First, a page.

“I am a human.” Ruslan had long since grown used to preempting inevitable questions.
The half-adult had no trouble understanding his excellent Myssarian. An adept if not especially enthusiastic student of the language of his saviors, Ruslan had been well coached by tutors both live and inorganic. His fluency had progressed to the point where his speech was colloquial. Ingenuously expecting nothing else, the youngster was eager to converse.
“What’s a human?”
Ruslan sighed. “I am the last representative of my species. Its sole survivor. A relic.”
“You speak well for a relic.” The adolescent regarded the strange biped appraisingly. “So if I was to kill you, there would be no more of you?”
There were times when characteristic Myssari directness could diverge from the refreshing to the appalling. Looking on from nearby, Ruslan’s friend and minder Kel’les appeared as if s’he was about to intervene, but Ruslan raised a hand to forestall him. A gesture, he reflected, that was shared among many intelligent species.
“I cannot swear to that. My kind settled a great many worlds. But I am the last that I know of. So, yes, if you were to kill me, then there would be no more of me. Beyond me I cannot say.”
On the other side of the promenade, the half-adult’s mother, father, and intermet looked as if they wished they were somewhere else. They were too polite to say anything and too conflicted to intervene physically. In Myssari society curiosity among youth was a trait highly prized. This parental triad did not want to inhibit their offspring. At the same time, they worried that his inquisitiveness might spill over into prying.
They need not have worried. The youth pondered the peculiar biped’s response, then gestured with a three-fingered hand that was one of a trio. “I won’t kill you, then.”
The last human smiled. “That’s very considerate of you. It seems that I’m very hard to kill anyway.” Opening his eyes wide, he leaned toward the youth. This action was sufficiently startling to cause the youngster to step back. In addition to having evolved small eyes due to the intense light of their sun, the Myssari could not “open” them in the manner of humans. Their enclosing bony orbits were fixed and inflexible. Turning, the bemused and now slightly frightened youngster loped off on his three legs to rejoin his parents.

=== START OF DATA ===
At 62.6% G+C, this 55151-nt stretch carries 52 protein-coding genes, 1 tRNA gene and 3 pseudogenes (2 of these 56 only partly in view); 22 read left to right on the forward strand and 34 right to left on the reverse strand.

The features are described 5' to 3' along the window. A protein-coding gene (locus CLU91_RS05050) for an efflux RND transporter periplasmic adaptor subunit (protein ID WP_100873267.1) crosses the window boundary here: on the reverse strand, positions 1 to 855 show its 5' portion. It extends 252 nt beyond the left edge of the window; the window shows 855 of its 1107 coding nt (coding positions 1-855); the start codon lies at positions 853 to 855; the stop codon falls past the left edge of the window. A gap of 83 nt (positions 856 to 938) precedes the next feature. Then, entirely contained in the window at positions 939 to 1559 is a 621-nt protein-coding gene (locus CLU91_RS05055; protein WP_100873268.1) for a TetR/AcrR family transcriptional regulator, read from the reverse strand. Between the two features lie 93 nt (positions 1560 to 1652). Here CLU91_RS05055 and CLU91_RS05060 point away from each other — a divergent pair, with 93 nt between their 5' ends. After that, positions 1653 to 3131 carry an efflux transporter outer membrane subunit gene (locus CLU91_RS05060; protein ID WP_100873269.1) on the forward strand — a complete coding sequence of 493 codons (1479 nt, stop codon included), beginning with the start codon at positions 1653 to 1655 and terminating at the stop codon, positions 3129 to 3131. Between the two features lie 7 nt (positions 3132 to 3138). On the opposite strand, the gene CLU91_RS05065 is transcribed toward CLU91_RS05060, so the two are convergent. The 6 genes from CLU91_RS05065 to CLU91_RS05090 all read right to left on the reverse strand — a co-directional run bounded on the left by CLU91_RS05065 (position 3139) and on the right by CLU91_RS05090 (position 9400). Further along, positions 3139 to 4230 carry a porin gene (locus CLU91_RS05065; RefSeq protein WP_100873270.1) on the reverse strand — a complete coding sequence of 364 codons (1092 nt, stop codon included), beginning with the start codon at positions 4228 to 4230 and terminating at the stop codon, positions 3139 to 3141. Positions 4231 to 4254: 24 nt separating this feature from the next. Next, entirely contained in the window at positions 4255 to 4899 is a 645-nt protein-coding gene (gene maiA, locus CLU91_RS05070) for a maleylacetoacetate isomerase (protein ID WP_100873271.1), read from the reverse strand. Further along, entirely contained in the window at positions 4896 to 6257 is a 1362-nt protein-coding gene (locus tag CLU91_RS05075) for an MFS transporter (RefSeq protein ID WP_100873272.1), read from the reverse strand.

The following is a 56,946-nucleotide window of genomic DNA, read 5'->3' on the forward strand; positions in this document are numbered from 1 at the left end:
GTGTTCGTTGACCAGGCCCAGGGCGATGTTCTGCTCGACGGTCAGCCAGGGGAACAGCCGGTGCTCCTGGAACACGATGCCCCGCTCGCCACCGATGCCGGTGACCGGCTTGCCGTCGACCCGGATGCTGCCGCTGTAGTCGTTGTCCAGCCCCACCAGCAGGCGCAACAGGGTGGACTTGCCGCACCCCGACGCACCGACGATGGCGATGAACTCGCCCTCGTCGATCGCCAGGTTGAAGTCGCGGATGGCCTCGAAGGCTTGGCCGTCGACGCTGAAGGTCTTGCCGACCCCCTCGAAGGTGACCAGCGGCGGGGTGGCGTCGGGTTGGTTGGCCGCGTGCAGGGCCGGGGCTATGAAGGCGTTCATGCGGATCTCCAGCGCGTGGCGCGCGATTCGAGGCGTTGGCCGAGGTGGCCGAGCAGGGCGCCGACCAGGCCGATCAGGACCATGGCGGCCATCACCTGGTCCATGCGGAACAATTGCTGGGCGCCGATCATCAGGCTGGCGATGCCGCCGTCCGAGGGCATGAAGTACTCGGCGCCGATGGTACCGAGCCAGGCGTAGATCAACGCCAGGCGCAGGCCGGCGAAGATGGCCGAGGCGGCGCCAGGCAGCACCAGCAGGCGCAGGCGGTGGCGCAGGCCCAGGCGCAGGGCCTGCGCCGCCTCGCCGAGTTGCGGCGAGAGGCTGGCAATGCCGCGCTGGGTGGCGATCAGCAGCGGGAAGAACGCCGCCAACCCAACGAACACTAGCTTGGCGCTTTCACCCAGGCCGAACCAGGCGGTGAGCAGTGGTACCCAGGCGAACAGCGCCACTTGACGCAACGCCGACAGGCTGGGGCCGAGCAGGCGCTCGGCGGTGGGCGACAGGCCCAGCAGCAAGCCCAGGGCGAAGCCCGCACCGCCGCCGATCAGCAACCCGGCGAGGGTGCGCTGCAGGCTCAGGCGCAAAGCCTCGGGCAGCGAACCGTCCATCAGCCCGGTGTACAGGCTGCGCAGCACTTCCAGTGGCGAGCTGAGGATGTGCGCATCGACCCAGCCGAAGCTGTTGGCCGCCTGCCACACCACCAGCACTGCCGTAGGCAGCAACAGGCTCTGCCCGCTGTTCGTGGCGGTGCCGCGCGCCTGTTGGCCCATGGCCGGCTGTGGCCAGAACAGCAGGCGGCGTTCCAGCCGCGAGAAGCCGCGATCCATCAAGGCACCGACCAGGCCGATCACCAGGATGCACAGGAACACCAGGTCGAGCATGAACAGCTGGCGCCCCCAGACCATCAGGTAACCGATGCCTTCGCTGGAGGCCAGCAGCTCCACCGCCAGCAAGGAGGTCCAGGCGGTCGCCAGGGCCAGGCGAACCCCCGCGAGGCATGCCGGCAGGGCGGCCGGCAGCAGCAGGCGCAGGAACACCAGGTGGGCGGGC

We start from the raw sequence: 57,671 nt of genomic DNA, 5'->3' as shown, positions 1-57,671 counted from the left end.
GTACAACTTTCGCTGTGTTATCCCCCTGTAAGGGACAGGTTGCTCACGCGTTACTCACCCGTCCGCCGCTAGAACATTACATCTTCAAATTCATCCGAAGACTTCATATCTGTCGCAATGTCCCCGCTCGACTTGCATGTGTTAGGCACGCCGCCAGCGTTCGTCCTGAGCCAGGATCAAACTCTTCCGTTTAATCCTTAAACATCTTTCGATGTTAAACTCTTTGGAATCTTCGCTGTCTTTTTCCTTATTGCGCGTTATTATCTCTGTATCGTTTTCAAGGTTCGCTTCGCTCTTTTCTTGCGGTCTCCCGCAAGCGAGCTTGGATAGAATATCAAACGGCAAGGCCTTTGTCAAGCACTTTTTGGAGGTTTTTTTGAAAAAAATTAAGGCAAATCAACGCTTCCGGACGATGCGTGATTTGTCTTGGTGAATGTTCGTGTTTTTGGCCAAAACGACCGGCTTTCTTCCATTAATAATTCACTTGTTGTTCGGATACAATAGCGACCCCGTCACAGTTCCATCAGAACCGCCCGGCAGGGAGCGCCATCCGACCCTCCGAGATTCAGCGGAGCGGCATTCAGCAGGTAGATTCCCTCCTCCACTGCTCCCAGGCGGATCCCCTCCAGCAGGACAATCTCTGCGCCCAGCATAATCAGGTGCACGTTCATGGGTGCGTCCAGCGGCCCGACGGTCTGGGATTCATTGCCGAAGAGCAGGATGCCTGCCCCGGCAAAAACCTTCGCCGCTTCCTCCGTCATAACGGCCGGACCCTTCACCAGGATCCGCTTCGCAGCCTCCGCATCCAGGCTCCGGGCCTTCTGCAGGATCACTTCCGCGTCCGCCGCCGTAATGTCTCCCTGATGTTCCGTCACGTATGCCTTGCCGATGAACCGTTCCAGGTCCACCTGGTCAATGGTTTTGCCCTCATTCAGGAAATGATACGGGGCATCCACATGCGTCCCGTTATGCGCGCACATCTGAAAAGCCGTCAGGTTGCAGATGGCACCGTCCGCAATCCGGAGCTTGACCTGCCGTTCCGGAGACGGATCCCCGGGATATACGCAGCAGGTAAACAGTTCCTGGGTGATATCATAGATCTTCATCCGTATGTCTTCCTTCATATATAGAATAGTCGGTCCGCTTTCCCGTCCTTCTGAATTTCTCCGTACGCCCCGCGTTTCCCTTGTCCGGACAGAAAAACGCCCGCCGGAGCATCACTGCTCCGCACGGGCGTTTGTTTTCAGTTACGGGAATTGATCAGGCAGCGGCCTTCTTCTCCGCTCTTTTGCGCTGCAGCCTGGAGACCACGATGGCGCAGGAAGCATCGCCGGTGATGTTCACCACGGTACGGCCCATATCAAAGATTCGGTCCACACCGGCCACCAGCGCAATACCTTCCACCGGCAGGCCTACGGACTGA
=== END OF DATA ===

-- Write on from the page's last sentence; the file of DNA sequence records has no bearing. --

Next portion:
Ruslan straightened. The special slip-on lenses the Myssari had made for him allowed him to move about in Pe’leoek in broad daylight without damaging his own large, sensitive eyes, just as the third lung they had grown for him from bits of his own lung tissue enabled him to breathe comfortably in air that was thinner than Seraboth’s. The organ lay deflated behind his two normal, larger lungs, expanding and contracting with them in perfect unison only when his body demanded additional air. In the event he found himself once more on a human-settled world, it would not inhibit his normal breathing. Myssari surgeons were very adept.
Other than the third lung and the artificial lenses that protected his retinas, his body was much as the Myssari had found it. Manufactured to his own suggested design by a local crafts-professional, the broad-brimmed hat he wore protected his head from the strong sunshine better than did his close-clipped gray hair. Finding clothing of any type or style was no problem, nor was anything else he might desire. He could pick and choose from among the miscellany of a hundred worlds. Artifacts to fit the artifact.
More than once he had grudgingly admitted to himself that his was not a terrible way to finish out one’s life. Other than the absence of company of his own kind, he wanted for nothing. The considerate Myssari did not even have to synthesize food for him. Secure in its varied packaging, enough remained on the now-silent human worlds to sustain him until the end of entropy.
He would be dead, he knew, rather sooner than that.
Meanwhile he lived on and did his best to enjoy the delights natural as well as artificial that the Myssari homeworld and others presented. He had even made a few friends: locals who came to regard him as an individual worth knowing and not just a specimen. Chief among them was his soft-voiced, tripodal official minder and companion of the morning.
Kel’les was an intermet. A neuter, s’he was unmated. The use of the conjoined identifier was a deliberate choice by Ruslan. He needed a way to refer to Kel’les without employing a name, and it would not do to think of or refer to Kel’les as an “it.”
Visiting metropolitan locales like the seaside promenade enabled the Myssari functionary to participate in activities beyond his assigned task of seeing to the needs of the human. That s’he chose to spend some of it in nonofficial consorting and communication with the human was a tribute to Kel’les’s character as well as curiosity.